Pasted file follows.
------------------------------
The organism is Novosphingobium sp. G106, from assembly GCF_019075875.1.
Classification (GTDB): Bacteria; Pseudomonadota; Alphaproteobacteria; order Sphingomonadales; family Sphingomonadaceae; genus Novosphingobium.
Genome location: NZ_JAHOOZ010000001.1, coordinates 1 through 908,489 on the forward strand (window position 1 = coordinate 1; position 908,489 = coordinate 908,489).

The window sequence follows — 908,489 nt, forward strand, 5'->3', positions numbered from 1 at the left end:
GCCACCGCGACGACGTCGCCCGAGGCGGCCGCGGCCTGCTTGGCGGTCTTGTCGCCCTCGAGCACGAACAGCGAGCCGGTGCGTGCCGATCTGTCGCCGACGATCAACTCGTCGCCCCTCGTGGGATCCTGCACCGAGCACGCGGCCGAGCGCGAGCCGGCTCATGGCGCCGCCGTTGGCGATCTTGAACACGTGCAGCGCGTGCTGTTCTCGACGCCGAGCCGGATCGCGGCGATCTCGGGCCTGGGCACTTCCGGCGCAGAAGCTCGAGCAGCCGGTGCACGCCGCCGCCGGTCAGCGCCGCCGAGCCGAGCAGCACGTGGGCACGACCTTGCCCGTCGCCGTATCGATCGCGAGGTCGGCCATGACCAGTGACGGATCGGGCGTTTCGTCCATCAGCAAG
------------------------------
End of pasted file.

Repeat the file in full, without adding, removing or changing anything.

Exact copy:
The organism is Novosphingobium sp. G106, from assembly GCF_019075875.1.
Classification (GTDB): Bacteria; Pseudomonadota; Alphaproteobacteria; order Sphingomonadales; family Sphingomonadaceae; genus Novosphingobium.
Genome location: NZ_JAHOOZ010000001.1, coordinates 1 through 908,489 on the forward strand (window position 1 = coordinate 1; position 908,489 = coordinate 908,489).

The window sequence follows — 908,489 nt, forward strand, 5'->3', positions numbered from 1 at the left end:
GCCACCGCGACGACGTCGCCCGAGGCGGCCGCGGCCTGCTTGGCGGTCTTGTCGCCCTCGAGCACGAACAGCGAGCCGGTGCGTGCCGATCTGTCGCCGACGATCAACTCGTCGCCCCTCGTGGGATCCTGCACCGAGCACGCGGCCGAGCGCGAGCCGGCTCATGGCGCCGCCGTTGGCGATCTTGAACACGTGCAGCGCGTGCTGTTCTCGACGCCGAGCCGGATCGCGGCGATCTCGGGCCTGGGCACTTCCGGCGCAGAAGCTCGAGCAGCCGGTGCACGCCGCCGCCGGTCAGCGCCGCCGAGCCGAGCAGCACGTGGGCACGACCTTGCCCGTCGCCGTATCGATCGCGAGGTCGGCCATGACCAGTGACGGATCGGGCGTTTCGTCCATCAGCAAG